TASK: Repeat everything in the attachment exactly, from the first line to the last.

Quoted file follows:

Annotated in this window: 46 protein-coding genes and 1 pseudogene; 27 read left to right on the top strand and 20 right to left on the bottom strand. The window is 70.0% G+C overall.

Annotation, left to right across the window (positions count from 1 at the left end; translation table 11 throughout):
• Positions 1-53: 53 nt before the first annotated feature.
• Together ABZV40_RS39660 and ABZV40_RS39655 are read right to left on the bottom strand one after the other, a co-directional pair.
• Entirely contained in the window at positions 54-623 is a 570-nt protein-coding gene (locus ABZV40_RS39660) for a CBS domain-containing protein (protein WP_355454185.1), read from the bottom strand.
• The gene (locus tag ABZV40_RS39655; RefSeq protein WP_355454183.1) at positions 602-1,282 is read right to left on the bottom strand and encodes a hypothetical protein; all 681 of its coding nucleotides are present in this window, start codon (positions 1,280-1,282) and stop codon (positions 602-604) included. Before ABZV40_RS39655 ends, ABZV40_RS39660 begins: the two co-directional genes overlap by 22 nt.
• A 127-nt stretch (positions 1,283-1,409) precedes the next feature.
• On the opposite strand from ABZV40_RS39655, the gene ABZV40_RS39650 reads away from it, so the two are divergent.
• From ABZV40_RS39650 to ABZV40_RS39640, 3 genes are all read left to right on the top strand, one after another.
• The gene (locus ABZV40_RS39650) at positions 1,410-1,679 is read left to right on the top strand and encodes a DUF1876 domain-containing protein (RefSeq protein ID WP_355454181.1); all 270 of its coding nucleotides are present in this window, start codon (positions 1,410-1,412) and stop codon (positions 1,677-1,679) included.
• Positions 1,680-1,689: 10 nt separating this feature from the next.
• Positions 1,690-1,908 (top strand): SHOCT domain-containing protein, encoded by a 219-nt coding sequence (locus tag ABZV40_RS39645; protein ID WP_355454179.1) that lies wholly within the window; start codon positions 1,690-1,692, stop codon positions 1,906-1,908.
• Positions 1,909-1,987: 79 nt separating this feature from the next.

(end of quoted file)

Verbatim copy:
Annotated in this window: 46 protein-coding genes and 1 pseudogene; 27 read left to right on the top strand and 20 right to left on the bottom strand. The window is 70.0% G+C overall.

Annotation, left to right across the window (positions count from 1 at the left end; translation table 11 throughout):
• Positions 1-53: 53 nt before the first annotated feature.
• Together ABZV40_RS39660 and ABZV40_RS39655 are read right to left on the bottom strand one after the other, a co-directional pair.
• Entirely contained in the window at positions 54-623 is a 570-nt protein-coding gene (locus ABZV40_RS39660) for a CBS domain-containing protein (protein WP_355454185.1), read from the bottom strand.
• The gene (locus tag ABZV40_RS39655; RefSeq protein WP_355454183.1) at positions 602-1,282 is read right to left on the bottom strand and encodes a hypothetical protein; all 681 of its coding nucleotides are present in this window, start codon (positions 1,280-1,282) and stop codon (positions 602-604) included. Before ABZV40_RS39655 ends, ABZV40_RS39660 begins: the two co-directional genes overlap by 22 nt.
• A 127-nt stretch (positions 1,283-1,409) precedes the next feature.
• On the opposite strand from ABZV40_RS39655, the gene ABZV40_RS39650 reads away from it, so the two are divergent.
• From ABZV40_RS39650 to ABZV40_RS39640, 3 genes are all read left to right on the top strand, one after another.
• The gene (locus ABZV40_RS39650) at positions 1,410-1,679 is read left to right on the top strand and encodes a DUF1876 domain-containing protein (RefSeq protein ID WP_355454181.1); all 270 of its coding nucleotides are present in this window, start codon (positions 1,410-1,412) and stop codon (positions 1,677-1,679) included.
• Positions 1,680-1,689: 10 nt separating this feature from the next.
• Positions 1,690-1,908 (top strand): SHOCT domain-containing protein, encoded by a 219-nt coding sequence (locus tag ABZV40_RS39645; protein ID WP_355454179.1) that lies wholly within the window; start codon positions 1,690-1,692, stop codon positions 1,906-1,908.
• Positions 1,909-1,987: 79 nt separating this feature from the next.